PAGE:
Are Private Equity Investors Boon or Bane for an Economy?–A Theoretical Analysis


  • We are very grateful to an anonymous referee for many helpful comments and to the editor John Doukas, for very useful suggestions. Moreover, the paper has benefitted from comments by Kelly Carter, Werner Neus, Paul Schure and participants of the VHB conference 2009 in Nürnberg, the GEABA conference 2009 in Vallendar, the annual meeting of the Eastern Finance Association 2010 in Miami, and the annual meeting of the Midwest Finance Association 2010 in Las Vegas.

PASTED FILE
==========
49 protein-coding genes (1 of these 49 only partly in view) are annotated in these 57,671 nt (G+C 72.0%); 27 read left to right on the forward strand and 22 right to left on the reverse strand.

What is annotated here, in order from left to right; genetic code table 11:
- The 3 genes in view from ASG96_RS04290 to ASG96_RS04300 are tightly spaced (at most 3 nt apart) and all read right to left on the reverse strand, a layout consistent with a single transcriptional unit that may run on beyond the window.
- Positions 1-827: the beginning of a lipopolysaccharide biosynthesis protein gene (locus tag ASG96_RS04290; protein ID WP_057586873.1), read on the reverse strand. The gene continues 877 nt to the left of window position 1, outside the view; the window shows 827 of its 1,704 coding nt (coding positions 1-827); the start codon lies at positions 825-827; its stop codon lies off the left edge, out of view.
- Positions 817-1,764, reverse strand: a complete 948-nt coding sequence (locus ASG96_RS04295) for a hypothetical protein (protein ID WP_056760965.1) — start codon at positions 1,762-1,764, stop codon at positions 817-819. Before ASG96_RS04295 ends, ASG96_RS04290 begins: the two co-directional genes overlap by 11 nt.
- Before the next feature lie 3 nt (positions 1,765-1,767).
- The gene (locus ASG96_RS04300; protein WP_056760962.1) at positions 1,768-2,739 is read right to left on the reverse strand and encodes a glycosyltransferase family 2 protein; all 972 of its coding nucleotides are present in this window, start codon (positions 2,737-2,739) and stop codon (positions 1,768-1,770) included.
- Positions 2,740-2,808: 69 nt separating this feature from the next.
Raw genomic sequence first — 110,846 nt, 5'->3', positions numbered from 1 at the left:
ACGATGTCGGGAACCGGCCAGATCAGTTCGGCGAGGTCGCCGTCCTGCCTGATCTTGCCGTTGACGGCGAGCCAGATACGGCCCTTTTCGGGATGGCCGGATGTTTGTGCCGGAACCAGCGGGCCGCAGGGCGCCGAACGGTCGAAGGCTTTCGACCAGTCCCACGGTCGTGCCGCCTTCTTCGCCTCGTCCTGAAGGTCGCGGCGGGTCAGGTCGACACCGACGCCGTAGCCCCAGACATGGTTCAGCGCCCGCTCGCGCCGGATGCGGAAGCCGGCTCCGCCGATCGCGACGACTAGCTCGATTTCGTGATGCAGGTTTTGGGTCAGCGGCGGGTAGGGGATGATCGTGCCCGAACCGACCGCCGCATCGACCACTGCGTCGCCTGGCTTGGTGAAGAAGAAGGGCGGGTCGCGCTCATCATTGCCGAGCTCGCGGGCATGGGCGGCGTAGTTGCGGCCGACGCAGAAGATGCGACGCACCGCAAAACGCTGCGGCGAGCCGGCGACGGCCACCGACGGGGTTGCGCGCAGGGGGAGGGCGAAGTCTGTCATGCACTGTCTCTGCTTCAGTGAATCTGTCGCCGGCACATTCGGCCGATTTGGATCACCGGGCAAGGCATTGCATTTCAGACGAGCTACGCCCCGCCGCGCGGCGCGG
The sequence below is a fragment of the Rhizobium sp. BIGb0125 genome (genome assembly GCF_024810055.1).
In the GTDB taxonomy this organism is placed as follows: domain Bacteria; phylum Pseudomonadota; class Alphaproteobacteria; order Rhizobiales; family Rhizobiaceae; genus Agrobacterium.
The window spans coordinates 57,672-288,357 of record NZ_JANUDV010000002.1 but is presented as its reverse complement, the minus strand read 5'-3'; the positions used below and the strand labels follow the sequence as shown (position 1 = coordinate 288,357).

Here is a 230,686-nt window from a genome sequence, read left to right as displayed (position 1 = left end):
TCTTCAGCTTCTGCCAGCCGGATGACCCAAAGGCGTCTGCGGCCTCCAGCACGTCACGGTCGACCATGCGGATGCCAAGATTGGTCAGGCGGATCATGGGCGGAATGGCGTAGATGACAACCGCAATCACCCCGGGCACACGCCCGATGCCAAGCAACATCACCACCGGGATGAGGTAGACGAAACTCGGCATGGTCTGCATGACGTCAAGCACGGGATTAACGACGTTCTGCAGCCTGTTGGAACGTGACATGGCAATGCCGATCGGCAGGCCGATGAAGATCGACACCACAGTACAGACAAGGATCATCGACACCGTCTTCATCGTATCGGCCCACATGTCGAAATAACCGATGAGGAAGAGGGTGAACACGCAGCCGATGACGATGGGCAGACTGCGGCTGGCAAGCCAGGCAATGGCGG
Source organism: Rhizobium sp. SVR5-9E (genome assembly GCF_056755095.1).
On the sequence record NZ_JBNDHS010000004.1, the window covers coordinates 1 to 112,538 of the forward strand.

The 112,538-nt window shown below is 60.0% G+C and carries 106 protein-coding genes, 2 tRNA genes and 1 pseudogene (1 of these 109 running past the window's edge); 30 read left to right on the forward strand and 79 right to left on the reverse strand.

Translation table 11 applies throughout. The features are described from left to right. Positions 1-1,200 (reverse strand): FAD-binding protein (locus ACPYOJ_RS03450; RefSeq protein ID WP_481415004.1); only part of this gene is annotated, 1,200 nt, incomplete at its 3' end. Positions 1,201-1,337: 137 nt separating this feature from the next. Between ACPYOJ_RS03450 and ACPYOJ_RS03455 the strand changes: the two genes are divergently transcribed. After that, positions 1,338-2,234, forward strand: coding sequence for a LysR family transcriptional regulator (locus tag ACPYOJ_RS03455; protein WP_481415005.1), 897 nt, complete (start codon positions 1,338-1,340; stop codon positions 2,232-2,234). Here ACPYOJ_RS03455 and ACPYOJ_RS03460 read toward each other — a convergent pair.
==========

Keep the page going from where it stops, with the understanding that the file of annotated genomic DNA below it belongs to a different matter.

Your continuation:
In this paper, we provide a theoretical foundation for the controversial debate on the investment behaviour of private equity investors. We separately consider six major characteristics that typically distinguish private equity investors from standard investors. Applying a simple model framework, we compare both the maximum acquisition prices paid by private equity and standard investors for the takeover of a target firm, as well as the subsequent optimal investment volumes. This analysis intends to uncover why private equity investors do (or do not) acquire a company even though they later invest less than standard investors would. We find that most of the usual arguments against private equity transactions, such as higher target return, short-term investment perspective, lower risk aversion, and operational improvements, cannot explain lower investment volume following a successful takeover by private equity firms, in contrast to other arguments, such as high level of leverage and informational advantages.